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Festival Network Online Newsletter - Performer Edition -  January 2008

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A note from the FNO newsletter editor...

Hello FNO Bands and Performers,

This month's article is about press.  If you don't have any of that, well, you better work on getting it!  Sheena Metal pens another goodie for indie musicians about making it happen.

And this month's featured artist is FNO Member Thea Hopkins.

Happy New Year!

Julie Cochrane
FNO Marketing
Festival Network Online

« Newsletters Archive - To view previous newsletters, check out our archives! We publish 3 newsletters each month! Art/Craft, Food/Commercial, & Performer!

It’s All Good: There Is No Such Thing As Bad Press!
By Sheena Metal
Photographed: Thea Hopkins, featured below

Thea HopkinsIt's one of the oldest riddles in the history of music: If a band rocks hard in the forest and there's no one there to hear it... did it ever really happen? It's a fact: you may be the most talented musician in the galaxy, but if no knows about you, you'll probably never advance past playing to your one and only fan in the mirror in your mom's garage.

Writing, recording and performing terrific music is half the battle, but the other half may be even tougher than the challenge of creating a #1 hit… the task of publicizing it. Without publicity, your great opus might very well sit, gathering dust on your closet floor with the other 999 copies you had printed, cased and shrink-wrapped. Getting your name/your band's name out there is quintessentially the most crucial step to: gigs, management, fans, radio, label exposure and rock ‘n' roll stardom.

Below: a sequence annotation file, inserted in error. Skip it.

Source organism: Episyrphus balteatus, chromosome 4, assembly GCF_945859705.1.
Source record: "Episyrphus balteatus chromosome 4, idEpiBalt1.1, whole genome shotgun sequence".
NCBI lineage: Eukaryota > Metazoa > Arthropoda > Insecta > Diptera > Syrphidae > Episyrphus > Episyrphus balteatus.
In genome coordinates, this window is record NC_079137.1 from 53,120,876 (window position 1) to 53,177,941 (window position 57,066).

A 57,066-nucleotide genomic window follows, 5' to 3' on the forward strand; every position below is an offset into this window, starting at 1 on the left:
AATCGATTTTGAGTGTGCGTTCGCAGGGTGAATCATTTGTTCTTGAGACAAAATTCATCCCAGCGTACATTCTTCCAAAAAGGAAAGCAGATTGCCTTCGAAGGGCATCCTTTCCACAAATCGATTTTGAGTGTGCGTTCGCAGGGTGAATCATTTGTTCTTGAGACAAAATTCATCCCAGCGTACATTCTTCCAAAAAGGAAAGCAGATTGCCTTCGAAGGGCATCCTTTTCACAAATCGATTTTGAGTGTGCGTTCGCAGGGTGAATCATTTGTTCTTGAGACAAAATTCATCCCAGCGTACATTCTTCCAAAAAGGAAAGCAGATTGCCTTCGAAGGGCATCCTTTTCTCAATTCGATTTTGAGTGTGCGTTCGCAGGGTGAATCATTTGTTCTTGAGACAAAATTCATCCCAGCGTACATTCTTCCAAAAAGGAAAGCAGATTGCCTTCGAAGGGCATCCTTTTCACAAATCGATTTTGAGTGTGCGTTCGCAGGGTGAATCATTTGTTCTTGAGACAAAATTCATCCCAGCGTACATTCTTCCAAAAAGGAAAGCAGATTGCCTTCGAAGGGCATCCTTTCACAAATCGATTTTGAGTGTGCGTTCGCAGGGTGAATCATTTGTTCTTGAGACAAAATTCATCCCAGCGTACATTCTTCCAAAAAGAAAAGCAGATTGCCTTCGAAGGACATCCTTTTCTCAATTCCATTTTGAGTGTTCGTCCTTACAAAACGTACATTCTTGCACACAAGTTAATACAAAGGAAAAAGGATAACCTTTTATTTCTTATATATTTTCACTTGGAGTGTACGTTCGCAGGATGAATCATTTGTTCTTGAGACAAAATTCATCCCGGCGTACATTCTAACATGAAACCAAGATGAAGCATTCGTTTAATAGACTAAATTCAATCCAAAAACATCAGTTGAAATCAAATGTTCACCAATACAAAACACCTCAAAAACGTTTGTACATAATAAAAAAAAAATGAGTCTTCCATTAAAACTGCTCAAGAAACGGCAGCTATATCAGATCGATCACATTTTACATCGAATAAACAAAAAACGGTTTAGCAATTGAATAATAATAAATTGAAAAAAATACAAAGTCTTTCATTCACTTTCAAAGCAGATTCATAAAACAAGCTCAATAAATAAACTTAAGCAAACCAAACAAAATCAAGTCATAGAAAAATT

But what if your new found press is not-so-positive? Should you turn away a chance to pimp your band to the masses if the article is entitled, "Worst Bands In The History Of Sound" or "CDs You Wouldn't Listen To If They Washed Up Next To You On A Desert Island"? Is all press "good press"? Is it always a positive move for your band if the average music lover reads your name in print; even if the article's content is not exactly what you'd frame for your dad on his birthday? In a word, "Hell Yeah!" ...Well, that was two words.

The following are a few tips that may help you to utilize both the positive and the negative press that may come your way:

1.)  Never Turn Down Press --- If people are talking about you, you're doing something right. Don't throw away free exposure by becoming your own publicist and deciding who can say what about you. Brittney Spears can afford to hire a PR genius to nix an upcoming article on "Overweight Pop Stars Looking For A Comeback After Two Kids."  You, however, should tell your vocalist to pooch out her gut, grab her babies and smile for the camera. The only thing more important in the music business than who you know is who knows you. So, remember, "bad press" is good and "good press" is outstanding.